Purpose: For years, the Arts and Health (AaH) movement has been guided by values of art for art’s sake, practitioner as Artist and artist as Outsider. These values are instrumental to the effectiveness of AaH as a relational and process-driven tool for individual empowerment, collective health activism and social change. This paper explores how the AaH movement, together with the artists operating as AaH practitioners, has responded to the political and economic and policy transitions of recent years.
Methodology: This paper critically analyses and updates the frequently-cited Diamond model of Smith (2003) and Macnaughton, White and Stacy (2005) exploring how and why, within a UK context of neoliberalism, austerity and evidence-based practice, AaH is being increasingly drawn into the methods and governance of medical and rehabilitative services.
Findings: Whenever AaH in the UK is governed by health services, it becomes reconceptualised as therapy or treatment. It risks relinquishing its artistic and philosophical identity and distinctive effectiveness.
Originality: This paper builds upon the Diamond model to present two new models, the Stalactite and the Helictite. These new models conceptualise the current situation and the potential future fragmentation of the AaH movement, highlighting how AaH might remain faithful to its core values.
Purpose: The transition from the labor market to retirement is a critical phase of life. Men, especially, are at risk of negative health effects. Shared Reading may be a promising way to engage older men in health promoting interventions. However, no previous studies have investigated its effects on this group. This study aims to investigate the feasibility of a randomized controlled trial (RCT) of a Shared Reading intervention. This article presents the design of the study.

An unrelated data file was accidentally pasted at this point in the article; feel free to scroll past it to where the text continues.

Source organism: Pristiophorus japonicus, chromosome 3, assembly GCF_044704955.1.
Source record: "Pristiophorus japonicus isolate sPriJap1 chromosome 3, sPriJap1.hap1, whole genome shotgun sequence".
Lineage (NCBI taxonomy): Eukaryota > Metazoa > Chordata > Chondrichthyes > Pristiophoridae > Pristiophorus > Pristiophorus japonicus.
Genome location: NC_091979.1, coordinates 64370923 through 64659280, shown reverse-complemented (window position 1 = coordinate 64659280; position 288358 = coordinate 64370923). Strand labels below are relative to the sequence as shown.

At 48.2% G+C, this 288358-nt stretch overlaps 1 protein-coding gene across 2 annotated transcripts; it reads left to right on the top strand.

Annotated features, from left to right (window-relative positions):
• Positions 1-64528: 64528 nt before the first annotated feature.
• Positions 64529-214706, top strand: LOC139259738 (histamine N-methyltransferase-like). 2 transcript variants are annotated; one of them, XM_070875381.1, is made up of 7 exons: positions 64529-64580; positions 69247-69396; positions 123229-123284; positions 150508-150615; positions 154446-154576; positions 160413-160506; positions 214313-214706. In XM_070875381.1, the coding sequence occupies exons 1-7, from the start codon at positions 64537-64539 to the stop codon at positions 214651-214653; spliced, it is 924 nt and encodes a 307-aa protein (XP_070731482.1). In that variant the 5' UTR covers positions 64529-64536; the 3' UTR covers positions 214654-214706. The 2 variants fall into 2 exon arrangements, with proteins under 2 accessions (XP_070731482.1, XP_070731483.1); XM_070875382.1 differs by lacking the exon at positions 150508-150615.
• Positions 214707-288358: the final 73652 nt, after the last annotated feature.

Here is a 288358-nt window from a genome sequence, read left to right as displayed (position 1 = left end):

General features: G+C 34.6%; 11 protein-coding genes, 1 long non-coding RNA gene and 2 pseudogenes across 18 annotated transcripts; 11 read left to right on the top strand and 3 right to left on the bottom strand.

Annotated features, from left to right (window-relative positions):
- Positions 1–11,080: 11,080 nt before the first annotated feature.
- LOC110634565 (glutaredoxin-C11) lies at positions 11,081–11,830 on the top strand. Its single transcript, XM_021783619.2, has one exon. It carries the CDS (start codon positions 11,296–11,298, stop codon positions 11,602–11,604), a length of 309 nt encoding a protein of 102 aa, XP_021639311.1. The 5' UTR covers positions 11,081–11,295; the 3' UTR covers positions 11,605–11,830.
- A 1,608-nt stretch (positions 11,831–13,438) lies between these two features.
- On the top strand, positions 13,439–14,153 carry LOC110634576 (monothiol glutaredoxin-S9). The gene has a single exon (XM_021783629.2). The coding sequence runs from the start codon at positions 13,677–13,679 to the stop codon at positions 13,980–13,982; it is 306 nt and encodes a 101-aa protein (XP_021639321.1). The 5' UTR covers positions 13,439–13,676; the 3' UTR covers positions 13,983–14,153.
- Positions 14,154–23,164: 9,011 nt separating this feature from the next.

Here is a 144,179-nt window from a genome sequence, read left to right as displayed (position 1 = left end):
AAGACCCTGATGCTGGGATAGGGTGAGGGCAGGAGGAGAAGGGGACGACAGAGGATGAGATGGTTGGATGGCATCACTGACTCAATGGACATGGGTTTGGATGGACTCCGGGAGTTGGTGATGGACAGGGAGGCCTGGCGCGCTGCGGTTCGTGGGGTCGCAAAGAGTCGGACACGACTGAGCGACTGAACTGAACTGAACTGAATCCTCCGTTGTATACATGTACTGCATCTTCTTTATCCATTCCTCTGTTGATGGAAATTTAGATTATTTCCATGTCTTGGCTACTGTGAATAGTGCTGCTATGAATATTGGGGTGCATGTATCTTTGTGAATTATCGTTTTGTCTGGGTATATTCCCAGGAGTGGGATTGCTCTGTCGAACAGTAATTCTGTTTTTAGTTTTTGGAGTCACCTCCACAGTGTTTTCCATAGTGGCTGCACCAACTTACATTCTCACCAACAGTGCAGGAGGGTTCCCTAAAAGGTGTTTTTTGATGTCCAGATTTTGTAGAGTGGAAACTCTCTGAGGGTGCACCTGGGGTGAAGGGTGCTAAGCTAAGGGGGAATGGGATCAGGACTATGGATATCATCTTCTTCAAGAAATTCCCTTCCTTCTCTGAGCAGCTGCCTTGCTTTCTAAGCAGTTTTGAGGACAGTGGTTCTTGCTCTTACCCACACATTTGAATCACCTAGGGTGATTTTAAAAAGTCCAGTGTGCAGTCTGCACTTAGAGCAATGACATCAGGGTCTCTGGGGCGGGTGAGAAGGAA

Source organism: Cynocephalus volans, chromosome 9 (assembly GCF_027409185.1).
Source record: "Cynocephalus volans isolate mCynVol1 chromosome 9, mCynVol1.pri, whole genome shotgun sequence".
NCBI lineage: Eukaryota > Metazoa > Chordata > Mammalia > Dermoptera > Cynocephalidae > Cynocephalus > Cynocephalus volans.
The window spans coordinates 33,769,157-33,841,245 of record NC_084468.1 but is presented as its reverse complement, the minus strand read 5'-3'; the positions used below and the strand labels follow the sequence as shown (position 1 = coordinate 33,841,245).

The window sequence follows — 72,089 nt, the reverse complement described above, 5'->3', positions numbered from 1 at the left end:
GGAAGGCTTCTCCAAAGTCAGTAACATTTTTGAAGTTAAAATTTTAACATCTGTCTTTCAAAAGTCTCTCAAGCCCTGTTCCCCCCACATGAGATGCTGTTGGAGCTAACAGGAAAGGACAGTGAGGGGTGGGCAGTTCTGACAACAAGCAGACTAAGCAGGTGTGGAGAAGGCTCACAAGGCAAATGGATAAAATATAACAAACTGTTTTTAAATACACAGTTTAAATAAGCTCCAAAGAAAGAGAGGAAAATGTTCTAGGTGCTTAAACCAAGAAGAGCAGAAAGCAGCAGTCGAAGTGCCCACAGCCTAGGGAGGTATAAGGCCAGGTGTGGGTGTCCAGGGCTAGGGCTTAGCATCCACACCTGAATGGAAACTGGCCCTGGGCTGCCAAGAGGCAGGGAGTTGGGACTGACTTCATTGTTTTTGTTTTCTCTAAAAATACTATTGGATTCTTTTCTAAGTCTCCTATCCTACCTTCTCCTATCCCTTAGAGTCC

Methodology: The study will be carried out using an exploratory mixed-methods design, investigating collective dimensions of Shared Reading and participants’ experiences and identifying and pilot-testing effect measures in a before-and-after design. Five Shared Reading groups will be carried out and evaluated, with a total of 50 participants.
Findings: The results of the feasibility study will inform a large scale RCT of a Shared Reading intervention for retired men measuring health, social and literary effects and will provide analytical groundwork for an investigation of participants’ experience of reading literary texts.
Originality/Value: The study is the first investigation of the effects of Shared Reading on newly retired men. It invites methodological transparency and reflection on the design, implementation and evaluation of arts and health interventions.
Målet med studien: å undersøke hvordan en pilegrimstur påvirker deltakernes subjektive livskvalitet og hvilke faktorer som muligens kan identifiseres som støttende for den enkelte deltakers subjektive livskvalitet.
Design: I prosjektet “Kunsten å gå”, ble elleve deltakere (alder 38–70) fra en organisert mestringsgruppe fulgt opp før og etter deres 6–16 dager lange pilegrimsvandring i Spania. Tiltaket ble tilbudt som et helsefremmende initiativ. Pre- og postmålinger av subjektiv livskvalitet (SWLS; tilfredshet med livet, WEMWBS; mental wellbeing og PG; personlig vekst) alle med tre repeterte målinger (før, like etter tur og 14 dager etter tur), ble etterfulgt av individuelle intervju.
Funn: Pilegrimsturen hadde stor innflytelse på deltakernes subjektive livskvalitet, men turen hadde ulik betydning for deltakerne, målt med tre ulike tilnærminger. Effektstørrelsene viste endringer med middels og liten effekt. Åtte ulike temaer knyttet til gjennomføringen av pilegrimsturen ble funnet på tvers av materialet, og ble identifisert som psykologisk støttende: livsmestring, fellesskap, selvaksept, fysiske utfordringer, sanseopplevelser, opplevelse av mening, glede og latter samt lekenhet.
Praktiske implikasjoner: Studien gir støtte for at langdistansevandring, slik som pilegrimsvandring, har betydelig helsefremmende potensiale, gitt at rammene er velorganiserte og at deltakeren har mulighet til å realisere noen av de identifiserte støttende faktorene.